Archive for September, 2006

Automatic Pullquotes

Saturday, September 30th, 2006

Roger Johansson of 456 Berea Street has created a nice little script for automatic pullquotes. It’s incredibly simple to implement and uses unobtrusive JavaScript which means there are no accessibility issues. What is also nice about it is that the text is not duplicated in your html, and when you no longer want pullquotes, just turn off the script… so you don’t have to edit your old posts.

Update: A quick google search brought up this 2 year old article. So it’s been done before, however Roger’s script is a bit more advanced.

Push My Button

Thursday, September 28th, 2006

Try to style me, sucker!Seriously, styling <input> buttons can be a pain. Browsers offer you little control, Safari even completely ignores your styles. There is an alternative, however, that I admit I’ve never really taken into consideration. The <button>. This little fellow is pretty versatile, working as you would expect from an <input>, and allowing you to make it look whichever way you want.

Unlike the input-based buttons, the majority of browsers do not force any particular design on the button element, leaving it a raw ingot which we can cast and shape to our liking.

Aaron Gustafson writes all about it on Digital Web Magazine.

Everything You Wanted to Know About Designers

Thursday, September 28th, 2006

…but were afraid to ask. Dan Saffer shares his opinion with developers on why we are supposedly so hard to work with.

[…] next time you’re confronted with a designer furious because his design doesn’t look the same in the prototype as it does in his Illustrator file, you’ll know why he’s acting like that and (hopefully) how to respond.

He raises some good points, but also some things I can’t really relate to at all, and going by the ensued discussion, he hits some nerves. Read it at Vitamin.

Nice excerpt from the discussion:

Q: How many designers does it take to change a lightbulb?
A: I ain’t changing anything.

The Art Of “No”

Monday, September 25th, 2006

The Art Of NoThis was passed on to me some time ago, but I just came around to reading it. Derek Powazek has an insightful article up on the presence the word “no” has in our daily work lives as designers, and a more productive alternative worth consideration:

[..] what nobody ever teaches us is perhaps the most important thing you can learn to be a successful working designer: How to not say “no.” If I could give one piece of advice to the designer just getting into client work, or even some who’s been doing this for a while, it’s this: The next time you want to say “no” to a client, boss, or colleague, say this instead: “Why?”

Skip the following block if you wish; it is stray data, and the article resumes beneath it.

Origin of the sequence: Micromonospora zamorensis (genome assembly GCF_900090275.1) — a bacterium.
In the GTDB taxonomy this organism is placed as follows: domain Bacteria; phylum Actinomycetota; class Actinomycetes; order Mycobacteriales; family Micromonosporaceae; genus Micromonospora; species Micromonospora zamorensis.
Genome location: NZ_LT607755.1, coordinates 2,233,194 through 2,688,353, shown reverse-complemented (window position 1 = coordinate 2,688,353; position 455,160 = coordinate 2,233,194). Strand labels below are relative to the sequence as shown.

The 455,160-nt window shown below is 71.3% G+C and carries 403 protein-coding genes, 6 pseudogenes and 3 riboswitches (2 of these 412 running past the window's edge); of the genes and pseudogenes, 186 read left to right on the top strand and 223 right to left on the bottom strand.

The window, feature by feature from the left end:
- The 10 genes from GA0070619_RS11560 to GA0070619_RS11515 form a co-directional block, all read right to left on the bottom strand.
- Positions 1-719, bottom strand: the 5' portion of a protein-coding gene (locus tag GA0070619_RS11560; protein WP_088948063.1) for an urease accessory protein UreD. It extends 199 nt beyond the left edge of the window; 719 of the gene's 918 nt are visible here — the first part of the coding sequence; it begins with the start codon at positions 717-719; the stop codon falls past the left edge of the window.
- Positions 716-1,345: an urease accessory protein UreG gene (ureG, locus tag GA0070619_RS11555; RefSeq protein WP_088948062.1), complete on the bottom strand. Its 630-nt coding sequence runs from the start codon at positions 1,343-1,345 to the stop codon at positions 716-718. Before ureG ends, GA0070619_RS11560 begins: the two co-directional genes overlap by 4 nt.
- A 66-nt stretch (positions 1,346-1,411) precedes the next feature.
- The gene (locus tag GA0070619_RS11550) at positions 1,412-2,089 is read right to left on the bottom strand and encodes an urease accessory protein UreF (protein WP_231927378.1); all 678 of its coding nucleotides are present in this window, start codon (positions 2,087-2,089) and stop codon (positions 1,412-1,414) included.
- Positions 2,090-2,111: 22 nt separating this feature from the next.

Sometimes it’s the simple things that can do wonders.

Free Icons & Flags

Friday, September 22nd, 2006

Flags & IconsSome more freebies for you, this time we’ve found some nice pixel flags and icon sets. There are currently 239 flags, a full 1000-piece set in png format, and a mini format set. Quality work, the icons all fit together nicely and are free for use (Creative Commons), courtesy of Mark James.

Seamless Tile Collection

Thursday, September 21st, 2006

Seamless TilesSeamless tiles are fun to create, but they often take a lot of time and patience, which we don’t always have. Travis Beckham of squidfingers.com is offering an impressive collection of wonderfully detailed tiles. They are free for use, but credit is appreciated.

Font Spotting

Thursday, September 21st, 2006

Font SpottingJust a quicky: Stephen Coles spots the fonts in the introductory titles of the smoking satire “Thank You For Smoking”. See if you can spot some yourselves, without looking at the answers. Fun stuff!

OpenOffice Template Contest

Wednesday, September 20th, 2006

OpenOffice.orgOpen source office suite OpenOffice is hosting a contest to come up with new templates and a clip art pool for its four applications. They will be giving away over $5000 in cash prizes, among others. Here’s your chance to prevent OpenOffice templates from becoming another PowerPoint hell.

The Rasterbator

Wednesday, September 20th, 2006

RasterbatorThe Rasterbator is an online tool and stand-alone application that can convert your images into huge, halftone rasterized posters up to 20 meters in size. It can also split up the generated poster into printer- friendly segments, and does this all in a high quality PDF-format. There’s a nice gallery to see what can all be done with it.

Plenty O’ Pictographs

Monday, September 18th, 2006

Map Symbols & PatternsThe U.S. National Park Service has released all of the standard cartographic symbols and patterns used on National Park Service maps to the public domain, all in high quality vector formats. Quite a collection! Found via Peter Merholz.


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